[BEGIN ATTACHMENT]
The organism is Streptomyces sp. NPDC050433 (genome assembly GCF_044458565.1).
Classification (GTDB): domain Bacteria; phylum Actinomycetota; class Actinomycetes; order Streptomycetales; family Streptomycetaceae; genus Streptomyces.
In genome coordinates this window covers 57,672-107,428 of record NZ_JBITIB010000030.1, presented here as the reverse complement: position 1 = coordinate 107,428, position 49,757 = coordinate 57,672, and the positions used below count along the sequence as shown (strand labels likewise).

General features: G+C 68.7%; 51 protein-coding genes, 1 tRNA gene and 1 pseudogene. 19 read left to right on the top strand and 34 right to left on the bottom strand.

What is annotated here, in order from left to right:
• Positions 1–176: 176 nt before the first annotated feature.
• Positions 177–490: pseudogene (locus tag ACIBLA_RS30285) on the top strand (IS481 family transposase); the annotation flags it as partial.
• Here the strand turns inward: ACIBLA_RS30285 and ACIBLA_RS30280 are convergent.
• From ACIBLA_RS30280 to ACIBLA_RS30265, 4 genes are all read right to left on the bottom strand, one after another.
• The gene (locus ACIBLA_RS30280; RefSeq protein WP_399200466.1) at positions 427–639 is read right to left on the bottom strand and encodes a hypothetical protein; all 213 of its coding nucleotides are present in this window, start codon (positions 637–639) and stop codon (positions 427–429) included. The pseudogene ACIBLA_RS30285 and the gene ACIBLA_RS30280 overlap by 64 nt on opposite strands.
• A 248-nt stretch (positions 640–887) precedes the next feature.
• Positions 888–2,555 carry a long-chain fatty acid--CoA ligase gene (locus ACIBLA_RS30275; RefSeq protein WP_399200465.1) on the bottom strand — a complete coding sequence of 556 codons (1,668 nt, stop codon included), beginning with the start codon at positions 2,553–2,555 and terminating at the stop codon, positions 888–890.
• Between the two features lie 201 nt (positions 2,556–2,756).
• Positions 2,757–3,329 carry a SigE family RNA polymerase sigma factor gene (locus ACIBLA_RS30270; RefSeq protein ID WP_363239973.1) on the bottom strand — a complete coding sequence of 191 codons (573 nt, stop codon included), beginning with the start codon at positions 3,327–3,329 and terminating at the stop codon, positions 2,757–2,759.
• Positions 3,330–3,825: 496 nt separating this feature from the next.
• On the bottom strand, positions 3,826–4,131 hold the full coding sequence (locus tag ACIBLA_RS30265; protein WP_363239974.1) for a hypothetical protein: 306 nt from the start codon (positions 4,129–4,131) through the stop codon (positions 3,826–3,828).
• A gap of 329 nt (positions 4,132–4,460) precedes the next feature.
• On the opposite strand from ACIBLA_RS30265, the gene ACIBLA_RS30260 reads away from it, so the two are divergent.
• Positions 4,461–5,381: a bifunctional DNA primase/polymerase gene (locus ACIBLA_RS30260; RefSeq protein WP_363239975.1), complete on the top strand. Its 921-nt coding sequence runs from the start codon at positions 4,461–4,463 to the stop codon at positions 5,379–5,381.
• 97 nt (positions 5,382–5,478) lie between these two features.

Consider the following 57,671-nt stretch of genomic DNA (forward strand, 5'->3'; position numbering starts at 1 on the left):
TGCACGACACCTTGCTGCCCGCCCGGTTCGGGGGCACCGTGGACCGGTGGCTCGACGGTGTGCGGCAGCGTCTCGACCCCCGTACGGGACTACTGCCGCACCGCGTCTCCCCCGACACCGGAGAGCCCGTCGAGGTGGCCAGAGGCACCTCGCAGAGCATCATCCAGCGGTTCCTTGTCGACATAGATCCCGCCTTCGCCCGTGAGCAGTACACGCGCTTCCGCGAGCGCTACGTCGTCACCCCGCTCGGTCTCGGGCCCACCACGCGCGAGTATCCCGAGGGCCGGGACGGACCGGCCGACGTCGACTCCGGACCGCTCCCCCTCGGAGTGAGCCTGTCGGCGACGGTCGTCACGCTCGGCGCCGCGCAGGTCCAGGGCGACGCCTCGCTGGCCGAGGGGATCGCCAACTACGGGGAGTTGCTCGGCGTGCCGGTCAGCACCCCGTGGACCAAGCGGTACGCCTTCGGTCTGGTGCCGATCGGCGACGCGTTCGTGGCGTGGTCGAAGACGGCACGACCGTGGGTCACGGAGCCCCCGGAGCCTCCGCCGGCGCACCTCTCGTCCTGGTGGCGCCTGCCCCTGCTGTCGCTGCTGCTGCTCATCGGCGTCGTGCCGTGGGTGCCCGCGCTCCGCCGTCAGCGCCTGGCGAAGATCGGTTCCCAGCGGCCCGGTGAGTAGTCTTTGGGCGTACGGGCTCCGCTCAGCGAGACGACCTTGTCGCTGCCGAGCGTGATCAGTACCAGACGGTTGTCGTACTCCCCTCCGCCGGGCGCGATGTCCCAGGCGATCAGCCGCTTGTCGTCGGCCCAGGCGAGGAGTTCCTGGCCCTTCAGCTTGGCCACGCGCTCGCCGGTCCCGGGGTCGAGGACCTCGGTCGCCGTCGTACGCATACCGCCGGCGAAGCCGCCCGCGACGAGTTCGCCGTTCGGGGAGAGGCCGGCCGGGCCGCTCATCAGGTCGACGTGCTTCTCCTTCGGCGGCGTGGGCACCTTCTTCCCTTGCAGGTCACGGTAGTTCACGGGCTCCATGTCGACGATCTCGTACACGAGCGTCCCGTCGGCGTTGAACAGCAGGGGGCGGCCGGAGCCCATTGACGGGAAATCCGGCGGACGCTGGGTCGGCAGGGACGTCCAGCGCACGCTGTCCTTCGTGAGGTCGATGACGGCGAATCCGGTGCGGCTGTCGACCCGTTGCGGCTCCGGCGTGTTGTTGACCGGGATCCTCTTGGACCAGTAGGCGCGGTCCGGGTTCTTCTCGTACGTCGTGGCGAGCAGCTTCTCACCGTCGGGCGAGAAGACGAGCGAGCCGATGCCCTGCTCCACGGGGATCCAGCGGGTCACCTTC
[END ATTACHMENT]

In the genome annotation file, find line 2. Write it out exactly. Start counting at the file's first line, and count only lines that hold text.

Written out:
Classification (GTDB): domain Bacteria; phylum Actinomycetota; class Actinomycetes; order Streptomycetales; family Streptomycetaceae; genus Streptomyces.